With the volume favored by candidates’ loudspeaker cars, it can be difficult to tell what issues they are addressing in the campaign leading up to Sunday’s election for the House of Representatives. Both the ruling and opposition parties are engaging in the usual name-calling and sloganeering and not giving more than superficial attention to some of the main concerns of potential voters. One of these is the rising tide of juvenile violence that parents, school authorities and the police all seem powerless to control.
A number of heinous incidents this year have all involved 17-year-olds. But as each day’s news brings a fresh report of yet another case of youthful criminal behavior, the age level of the perpetrators has dropped to as low as 15 or even 14. Meanwhile, all the political parties are mainly concentrating on the idea of lowering the age at which young people legally become adults to 18 from the present 20. Prime Minister Yoshiro Mori, campaigning nationwide for the Liberal Democratic Party and its partners in the governing coalition, is having some success in controlling his tendency to make provocative statements that embroil him in instant controversy. He is putting the emphasis in stump speeches on reducing the age at which minors can be tried in criminal courts for serious offenses from 16 to 14.
This appears to be what all the parties have in mind, in the wake of the public’s disappointment at the failure of the regular Diet session, which ended June 2, not only to pass but even to discuss the widely heralded bill aimed at revising the Juvenile Law to better deal with the increase in youthful crimes of violence. As a result, the bill was scrapped.
The present Juvenile Law, which came into effect in 1949, stresses the rehabilitation of young wrongdoers. The Family Court has jurisdiction over cases involving young people under 20. Serious cases involving youths 16 or older can be referred to prosecutors for handling in a criminal court, although until recently this has rarely occurred. Juveniles under the age of 14 who engage in acts that legally would be considered criminal offenses are referred to a special consultation office for children. But as the level of youthful violence has escalated, and the types of crimes perpetrated have become more serious, many people now believe the law is too lenient.
Young people in Japan today certainly are more physically mature than their counterparts of half a century ago. They also are more sophisticated, thanks to rapid developments in mass communications and the influence of unsavory elements in the media. Whether they are more mature emotionally is debatable. Many are clever enough to admit, if challenged, that they are sometimes tempted into risky behavior by the knowledge that they will be treated lightly if they happen to get caught.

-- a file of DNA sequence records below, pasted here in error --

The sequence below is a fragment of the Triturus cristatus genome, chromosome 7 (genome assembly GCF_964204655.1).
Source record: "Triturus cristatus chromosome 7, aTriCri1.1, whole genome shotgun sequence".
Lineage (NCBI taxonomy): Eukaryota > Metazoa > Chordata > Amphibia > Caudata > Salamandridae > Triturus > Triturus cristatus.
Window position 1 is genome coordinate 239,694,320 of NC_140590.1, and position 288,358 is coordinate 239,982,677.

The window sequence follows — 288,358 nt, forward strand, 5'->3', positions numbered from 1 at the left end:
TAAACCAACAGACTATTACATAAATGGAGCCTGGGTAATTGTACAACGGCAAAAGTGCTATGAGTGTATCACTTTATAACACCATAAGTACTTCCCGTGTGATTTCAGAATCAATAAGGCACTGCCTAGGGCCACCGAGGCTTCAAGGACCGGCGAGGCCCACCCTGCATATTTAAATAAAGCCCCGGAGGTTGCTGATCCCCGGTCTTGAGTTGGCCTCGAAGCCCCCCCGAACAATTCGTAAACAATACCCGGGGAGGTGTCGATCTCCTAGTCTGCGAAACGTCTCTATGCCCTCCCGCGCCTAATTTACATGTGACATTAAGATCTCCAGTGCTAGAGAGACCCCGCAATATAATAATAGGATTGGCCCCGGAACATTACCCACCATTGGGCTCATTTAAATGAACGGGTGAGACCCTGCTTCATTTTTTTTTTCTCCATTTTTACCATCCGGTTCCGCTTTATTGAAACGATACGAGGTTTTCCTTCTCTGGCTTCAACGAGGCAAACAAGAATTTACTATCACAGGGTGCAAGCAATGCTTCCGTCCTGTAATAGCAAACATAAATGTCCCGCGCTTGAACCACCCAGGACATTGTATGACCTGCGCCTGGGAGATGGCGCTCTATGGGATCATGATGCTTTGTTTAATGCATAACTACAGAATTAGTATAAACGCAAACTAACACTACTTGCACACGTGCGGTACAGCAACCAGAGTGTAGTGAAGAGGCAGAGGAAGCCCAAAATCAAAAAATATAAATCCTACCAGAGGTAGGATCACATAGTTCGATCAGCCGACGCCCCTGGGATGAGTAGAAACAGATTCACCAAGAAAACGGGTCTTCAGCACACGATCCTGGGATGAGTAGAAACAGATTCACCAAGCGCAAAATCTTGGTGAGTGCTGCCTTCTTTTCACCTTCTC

If the youth of Japan are to be empowered to vote from the age of 18, a step many other nations have already taken, then it stands to reason that the Juvenile Law should be revised to apply to young people under that age. Before this is done, however, any proposed revisions must be discussed and debated in detail, with testimony provided by educators and law-enforcement officials. Voters should not allow politicians to fall back on hollow promises. Vague suggestions of cracking down on teenage criminal behavior do not solve the problem.
The issue is not simply the age of the culprits. The larger question is why so many young people in this country now resort to violence so easily. A recent survey of male junior and senior high school students by the Management and Coordination Agency found that the older they are the more likely they are to consider physically attacking their parents or teachers. The National Police Agency has just reported that police throughout the nation arrested 31 male juveniles suspected of murder or attempted murder from the beginning of this year through the end of April, double the number in the same period of 1999.
It is all too easy, however, to use the threat of severer punishments as a cure-all. Some youthful lawbreakers deserve and require time in juvenile reformatories, or possibly even in adult prisons. The motives for the violence and the warning signs that are often ignored by parents and teachers need to be considered. Too-hasty moves to incarcerate young miscreants with adult offenders will only succeed in turning more of them into hardened criminals.
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